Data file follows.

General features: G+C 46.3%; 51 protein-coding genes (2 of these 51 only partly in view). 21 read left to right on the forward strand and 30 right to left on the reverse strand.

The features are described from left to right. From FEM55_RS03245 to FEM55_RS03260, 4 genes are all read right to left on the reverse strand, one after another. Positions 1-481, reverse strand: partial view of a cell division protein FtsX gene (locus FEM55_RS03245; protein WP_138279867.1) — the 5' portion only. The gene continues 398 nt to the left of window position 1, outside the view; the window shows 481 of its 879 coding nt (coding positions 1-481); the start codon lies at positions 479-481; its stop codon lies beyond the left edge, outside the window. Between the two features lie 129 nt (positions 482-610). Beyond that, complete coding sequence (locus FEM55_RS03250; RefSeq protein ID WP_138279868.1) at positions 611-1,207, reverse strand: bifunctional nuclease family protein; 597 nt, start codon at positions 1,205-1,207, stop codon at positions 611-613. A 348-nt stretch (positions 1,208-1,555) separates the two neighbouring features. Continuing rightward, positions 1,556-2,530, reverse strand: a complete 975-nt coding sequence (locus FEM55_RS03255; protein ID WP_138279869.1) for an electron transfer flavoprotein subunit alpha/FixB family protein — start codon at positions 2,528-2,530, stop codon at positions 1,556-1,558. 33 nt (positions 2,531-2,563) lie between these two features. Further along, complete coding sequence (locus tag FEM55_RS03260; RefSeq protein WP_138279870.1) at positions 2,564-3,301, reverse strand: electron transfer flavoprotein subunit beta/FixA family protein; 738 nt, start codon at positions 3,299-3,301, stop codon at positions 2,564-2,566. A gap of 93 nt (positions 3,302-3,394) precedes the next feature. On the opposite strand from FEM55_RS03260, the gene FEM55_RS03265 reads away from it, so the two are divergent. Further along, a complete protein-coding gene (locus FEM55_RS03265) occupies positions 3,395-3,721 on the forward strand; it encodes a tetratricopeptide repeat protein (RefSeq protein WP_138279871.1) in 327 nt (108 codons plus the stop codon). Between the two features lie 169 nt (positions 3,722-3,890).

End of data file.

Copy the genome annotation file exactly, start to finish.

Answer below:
General features: G+C 46.3%; 51 protein-coding genes (2 of these 51 only partly in view). 21 read left to right on the forward strand and 30 right to left on the reverse strand.

The features are described from left to right. From FEM55_RS03245 to FEM55_RS03260, 4 genes are all read right to left on the reverse strand, one after another. Positions 1-481, reverse strand: partial view of a cell division protein FtsX gene (locus FEM55_RS03245; protein WP_138279867.1) — the 5' portion only. The gene continues 398 nt to the left of window position 1, outside the view; the window shows 481 of its 879 coding nt (coding positions 1-481); the start codon lies at positions 479-481; its stop codon lies beyond the left edge, outside the window. Between the two features lie 129 nt (positions 482-610). Beyond that, complete coding sequence (locus FEM55_RS03250; RefSeq protein ID WP_138279868.1) at positions 611-1,207, reverse strand: bifunctional nuclease family protein; 597 nt, start codon at positions 1,205-1,207, stop codon at positions 611-613. A 348-nt stretch (positions 1,208-1,555) separates the two neighbouring features. Continuing rightward, positions 1,556-2,530, reverse strand: a complete 975-nt coding sequence (locus FEM55_RS03255; protein ID WP_138279869.1) for an electron transfer flavoprotein subunit alpha/FixB family protein — start codon at positions 2,528-2,530, stop codon at positions 1,556-1,558. 33 nt (positions 2,531-2,563) lie between these two features. Further along, complete coding sequence (locus tag FEM55_RS03260; RefSeq protein WP_138279870.1) at positions 2,564-3,301, reverse strand: electron transfer flavoprotein subunit beta/FixA family protein; 738 nt, start codon at positions 3,299-3,301, stop codon at positions 2,564-2,566. A gap of 93 nt (positions 3,302-3,394) precedes the next feature. On the opposite strand from FEM55_RS03260, the gene FEM55_RS03265 reads away from it, so the two are divergent. Further along, a complete protein-coding gene (locus FEM55_RS03265) occupies positions 3,395-3,721 on the forward strand; it encodes a tetratricopeptide repeat protein (RefSeq protein WP_138279871.1) in 327 nt (108 codons plus the stop codon). Between the two features lie 169 nt (positions 3,722-3,890).